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Publication Date


Document Type



School for Social Work


Teenage sex offenders-Psychology, Teenage sex offenders-Attitudes, Male sexual abuse victims-Psychology, Male sexual abuse victims-Attitudes, Female sex offenders, Adolescents, Sexual abusers, Female offenders, Victims, Comparisons


In this study I examined the perceptions and outcomes of female perpetrated abuse experienced by a group of 331 incarcerated male adolescent (mean age = 16.76 years, SD = 2.15 years) sexual offenders in state care. The study sample was selected from a large pre-existing data set. The youth's perceptions of characteristics and behaviors of female perpetrated sexual abuse were compared to youth's perception of male perpetrated sexual abuse. Measures of trauma, delinquency, attachment to parents and peers, personality style and psychopathology were analyzed for between group differences (victimized by females only; males and females; males only). These analyses had not been done previously with this data set. The results supported the hypothesis that adolescent sexual abusers victimized by females have an early onset of victimization. The group victimized by females only had a shorter duration of victimization, closer relationships to their perpetrators, and less severe victimization as compared with the group victimized by both males and females. Having a female perpetrator either as the only perpetrator or when also reporting a male perpetrator correlated with a closer relationship to the abuser. The group victimized by males and females consistently reported higher scores in trauma, more severe victimization and earlier onset of victimization. Clinical and research implications are discussed.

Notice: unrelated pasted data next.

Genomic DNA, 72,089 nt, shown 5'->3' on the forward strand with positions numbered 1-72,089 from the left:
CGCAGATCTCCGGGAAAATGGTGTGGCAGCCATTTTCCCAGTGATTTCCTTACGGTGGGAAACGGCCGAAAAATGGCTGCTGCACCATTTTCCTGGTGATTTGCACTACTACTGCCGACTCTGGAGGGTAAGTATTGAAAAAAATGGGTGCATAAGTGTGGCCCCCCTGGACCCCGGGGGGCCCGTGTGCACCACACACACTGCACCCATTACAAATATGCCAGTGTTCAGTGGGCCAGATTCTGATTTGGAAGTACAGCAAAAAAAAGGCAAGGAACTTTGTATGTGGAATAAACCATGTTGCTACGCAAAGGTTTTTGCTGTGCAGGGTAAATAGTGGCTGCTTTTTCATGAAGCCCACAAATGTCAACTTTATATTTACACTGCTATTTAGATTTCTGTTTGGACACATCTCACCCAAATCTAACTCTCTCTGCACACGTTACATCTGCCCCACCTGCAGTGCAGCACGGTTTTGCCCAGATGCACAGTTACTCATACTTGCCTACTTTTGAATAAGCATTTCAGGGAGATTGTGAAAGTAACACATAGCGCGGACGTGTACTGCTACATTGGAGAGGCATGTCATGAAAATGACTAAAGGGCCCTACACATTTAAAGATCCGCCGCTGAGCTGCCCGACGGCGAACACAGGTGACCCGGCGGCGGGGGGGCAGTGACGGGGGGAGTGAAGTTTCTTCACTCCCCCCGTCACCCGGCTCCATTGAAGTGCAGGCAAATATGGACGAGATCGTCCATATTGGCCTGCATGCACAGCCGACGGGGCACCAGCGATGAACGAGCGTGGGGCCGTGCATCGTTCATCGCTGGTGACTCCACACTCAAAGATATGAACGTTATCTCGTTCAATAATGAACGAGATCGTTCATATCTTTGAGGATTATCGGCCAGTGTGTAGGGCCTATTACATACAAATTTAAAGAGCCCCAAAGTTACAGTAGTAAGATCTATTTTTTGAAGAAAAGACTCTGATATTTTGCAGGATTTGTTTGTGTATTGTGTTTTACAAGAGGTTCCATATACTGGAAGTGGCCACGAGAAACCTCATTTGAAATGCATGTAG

v, 168 p. Dissertation (Ph.D.)--Smith College School for Social Work, 2013. Includes bibliographical references (p. 94-108)